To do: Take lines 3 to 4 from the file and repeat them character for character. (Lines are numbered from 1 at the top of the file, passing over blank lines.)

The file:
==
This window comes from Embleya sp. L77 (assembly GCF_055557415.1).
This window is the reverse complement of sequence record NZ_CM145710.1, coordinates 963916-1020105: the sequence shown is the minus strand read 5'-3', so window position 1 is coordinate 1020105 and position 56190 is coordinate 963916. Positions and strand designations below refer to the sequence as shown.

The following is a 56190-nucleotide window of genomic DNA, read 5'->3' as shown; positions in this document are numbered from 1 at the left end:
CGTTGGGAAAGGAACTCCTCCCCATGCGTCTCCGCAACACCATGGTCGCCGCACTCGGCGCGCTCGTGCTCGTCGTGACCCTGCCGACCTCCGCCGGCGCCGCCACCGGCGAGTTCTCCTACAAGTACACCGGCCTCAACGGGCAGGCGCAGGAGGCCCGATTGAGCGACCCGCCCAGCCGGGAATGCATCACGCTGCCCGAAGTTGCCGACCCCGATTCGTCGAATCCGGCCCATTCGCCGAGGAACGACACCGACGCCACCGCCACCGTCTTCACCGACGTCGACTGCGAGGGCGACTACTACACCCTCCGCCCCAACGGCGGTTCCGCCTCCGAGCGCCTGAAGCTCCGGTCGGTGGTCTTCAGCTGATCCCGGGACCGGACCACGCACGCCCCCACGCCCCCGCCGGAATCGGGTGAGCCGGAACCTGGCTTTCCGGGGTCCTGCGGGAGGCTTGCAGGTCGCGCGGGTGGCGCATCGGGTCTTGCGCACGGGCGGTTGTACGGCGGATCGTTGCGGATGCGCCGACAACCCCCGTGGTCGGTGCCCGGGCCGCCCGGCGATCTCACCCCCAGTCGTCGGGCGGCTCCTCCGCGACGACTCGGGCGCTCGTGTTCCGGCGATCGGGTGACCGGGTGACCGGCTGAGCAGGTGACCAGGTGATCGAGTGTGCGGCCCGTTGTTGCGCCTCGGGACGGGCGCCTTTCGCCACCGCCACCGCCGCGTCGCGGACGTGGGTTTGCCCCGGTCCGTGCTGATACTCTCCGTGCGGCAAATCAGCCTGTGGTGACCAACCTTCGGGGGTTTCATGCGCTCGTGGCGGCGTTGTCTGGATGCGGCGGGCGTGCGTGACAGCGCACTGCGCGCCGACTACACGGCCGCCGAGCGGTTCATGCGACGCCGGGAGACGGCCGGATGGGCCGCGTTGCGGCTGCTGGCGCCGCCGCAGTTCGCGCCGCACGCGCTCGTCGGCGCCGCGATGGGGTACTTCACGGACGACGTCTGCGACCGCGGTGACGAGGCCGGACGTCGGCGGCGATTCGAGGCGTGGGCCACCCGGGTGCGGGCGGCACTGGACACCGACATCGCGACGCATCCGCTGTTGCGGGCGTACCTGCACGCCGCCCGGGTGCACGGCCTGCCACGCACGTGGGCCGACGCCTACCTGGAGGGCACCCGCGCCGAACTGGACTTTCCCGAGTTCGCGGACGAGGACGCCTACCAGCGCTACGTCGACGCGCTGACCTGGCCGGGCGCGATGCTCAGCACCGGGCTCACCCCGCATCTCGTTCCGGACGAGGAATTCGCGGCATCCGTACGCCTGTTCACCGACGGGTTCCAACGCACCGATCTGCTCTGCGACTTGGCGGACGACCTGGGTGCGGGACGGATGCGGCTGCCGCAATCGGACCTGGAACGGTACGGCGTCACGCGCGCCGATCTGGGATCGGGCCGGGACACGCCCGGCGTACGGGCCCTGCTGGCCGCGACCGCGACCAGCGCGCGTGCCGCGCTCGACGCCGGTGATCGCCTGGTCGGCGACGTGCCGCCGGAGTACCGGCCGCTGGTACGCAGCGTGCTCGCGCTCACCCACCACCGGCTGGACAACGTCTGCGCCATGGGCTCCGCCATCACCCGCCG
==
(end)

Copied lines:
The following is a 56190-nucleotide window of genomic DNA, read 5'->3' as shown; positions in this document are numbered from 1 at the left end:
CGTTGGGAAAGGAACTCCTCCCCATGCGTCTCCGCAACACCATGGTCGCCGCACTCGGCGCGCTCGTGCTCGTCGTGACCCTGCCGACCTCCGCCGGCGCCGCCACCGGCGAGTTCTCCTACAAGTACACCGGCCTCAACGGGCAGGCGCAGGAGGCCCGATTGAGCGACCCGCCCAGCCGGGAATGCATCACGCTGCCCGAAGTTGCCGACCCCGATTCGTCGAATCCGGCCCATTCGCCGAGGAACGACACCGACGCCACCGCCACCGTCTTCACCGACGTCGACTGCGAGGGCGACTACTACACCCTCCGCCCCAACGGCGGTTCCGCCTCCGAGCGCCTGAAGCTCCGGTCGGTGGTCTTCAGCTGATCCCGGGACCGGACCACGCACGCCCCCACGCCCCCGCCGGAATCGGGTGAGCCGGAACCTGGCTTTCCGGGGTCCTGCGGGAGGCTTGCAGGTCGCGCGGGTGGCGCATCGGGTCTTGCGCACGGGCGGTTGTACGGCGGATCGTTGCGGATGCGCCGACAACCCCCGTGGTCGGTGCCCGGGCCGCCCGGCGATCTCACCCCCAGTCGTCGGGCGGCTCCTCCGCGACGACTCGGGCGCTCGTGTTCCGGCGATCGGGTGACCGGGTGACCGGCTGAGCAGGTGACCAGGTGATCGAGTGTGCGGCCCGTTGTTGCGCCTCGGGACGGGCGCCTTTCGCCACCGCCACCGCCGCGTCGCGGACGTGGGTTTGCCCCGGTCCGTGCTGATACTCTCCGTGCGGCAAATCAGCCTGTGGTGACCAACCTTCGGGGGTTTCATGCGCTCGTGGCGGCGTTGTCTGGATGCGGCGGGCGTGCGTGACAGCGCACTGCGCGCCGACTACACGGCCGCCGAGCGGTTCATGCGACGCCGGGAGACGGCCGGATGGGCCGCGTTGCGGCTGCTGGCGCCGCCGCAGTTCGCGCCGCACGCGCTCGTCGGCGCCGCGATGGGGTACTTCACGGACGACGTCTGCGACCGCGGTGACGAGGCCGGACGTCGGCGGCGATTCGAGGCGTGGGCCACCCGGGTGCGGGCGGCACTGGACACCGACATCGCGACGCATCCGCTGTTGCGGGCGTACCTGCACGCCGCCCGGGTGCACGGCCTGCCACGCACGTGGGCCGACGCCTACCTGGAGGGCACCCGCGCCGAACTGGACTTTCCCGAGTTCGCGGACGAGGACGCCTACCAGCGCTACGTCGACGCGCTGACCTGGCCGGGCGCGATGCTCAGCACCGGGCTCACCCCGCATCTCGTTCCGGACGAGGAATTCGCGGCATCCGTACGCCTGTTCACCGACGGGTTCCAACGCACCGATCTGCTCTGCGACTTGGCGGACGACCTGGGTGCGGGACGGATGCGGCTGCCGCAATCGGACCTGGAACGGTACGGCGTCACGCGCGCCGATCTGGGATCGGGCCGGGACACGCCCGGCGTACGGGCCCTGCTGGCCGCGACCGCGACCAGCGCGCGTGCCGCGCTCGACGCCGGTGATCGCCTGGTCGGCGACGTGCCGCCGGAGTACCGGCCGCTGGTACGCAGCGTGCTCGCGCTCACCCACCACCGGCTGGACAACGTCTGCGCCATGGGCTCCGCCATCACCCGCCG